Marina Cala de’ Medici, safe ports

The ‘market’ for berths is growing again, but stability, certainty, and cooperation between marinas are required. We chatted to Matteo Ratti, director and CEO of the Cala de’ Medici marina

by Niccolò Volpati

«IN JANUARY WE PUT 10% OF THE NEW BERTHS WE HAVE UP FOR SALE, and, to our surprise, we sold 72% of them in just two months», Matteo Ratti, the director of Marina Cala de’ Medici, tells us. This is a significant number, and not a result they were taking for granted.

The ‘sale’ of berths – which as we know is not technically a sale, because the maritime domain remains public property – has not yet fully recovered from the crisis pleasure boating suffered ten years ago. A sale refers to a long-term mooring, as opposed to a shorter – usually year-long – lease. The two main pillars of a marina are sales and rental, with the former crucial to repay the investment of whoever built the facility, normally a private company. As Ratti notes: «Until 2008, rental costs were going up every year, but since then they have been on a downwards trajectory».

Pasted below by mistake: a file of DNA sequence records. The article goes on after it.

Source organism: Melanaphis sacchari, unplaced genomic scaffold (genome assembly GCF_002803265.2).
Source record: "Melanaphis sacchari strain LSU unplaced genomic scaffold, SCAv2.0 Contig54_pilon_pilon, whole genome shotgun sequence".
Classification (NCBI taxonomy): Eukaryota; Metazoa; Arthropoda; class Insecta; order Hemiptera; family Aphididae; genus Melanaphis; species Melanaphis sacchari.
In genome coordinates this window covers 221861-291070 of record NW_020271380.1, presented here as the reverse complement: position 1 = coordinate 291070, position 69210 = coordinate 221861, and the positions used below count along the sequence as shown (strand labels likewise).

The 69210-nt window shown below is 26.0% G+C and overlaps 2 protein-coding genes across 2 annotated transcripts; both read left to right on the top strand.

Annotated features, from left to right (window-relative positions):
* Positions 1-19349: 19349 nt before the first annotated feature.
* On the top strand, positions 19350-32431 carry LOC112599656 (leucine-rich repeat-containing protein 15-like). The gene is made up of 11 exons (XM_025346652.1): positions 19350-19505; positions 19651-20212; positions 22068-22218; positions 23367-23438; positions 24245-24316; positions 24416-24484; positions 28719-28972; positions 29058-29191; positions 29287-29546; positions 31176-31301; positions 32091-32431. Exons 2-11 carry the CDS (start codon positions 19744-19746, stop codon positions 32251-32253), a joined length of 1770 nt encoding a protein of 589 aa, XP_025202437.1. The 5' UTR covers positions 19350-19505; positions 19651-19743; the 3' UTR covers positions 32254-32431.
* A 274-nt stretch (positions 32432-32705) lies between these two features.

At Cala de’ Medici, a 16-meter berth once cost € 14,000 a year, whereas now the rent has gone back up to € 12,500. It is a good sign, explained both by the number of new boats being produced and the strength of the second-hand market. In 2020, many people realized that a boat was the best way to spend their holidays and spare time with family or friends, away from the crowds and Covid-19 precautions, and the industry benefitted as a result.

New, used, and chartered boats changed hands in numbers that seemed impossible during the first lockdown just over a year ago. And the same thing is happening with berths: as the boating market grows, so is the mooring market. What is needed, then? «Stability», Matteo Ratti replies with conviction. Berths are an investment, and investors need certainty.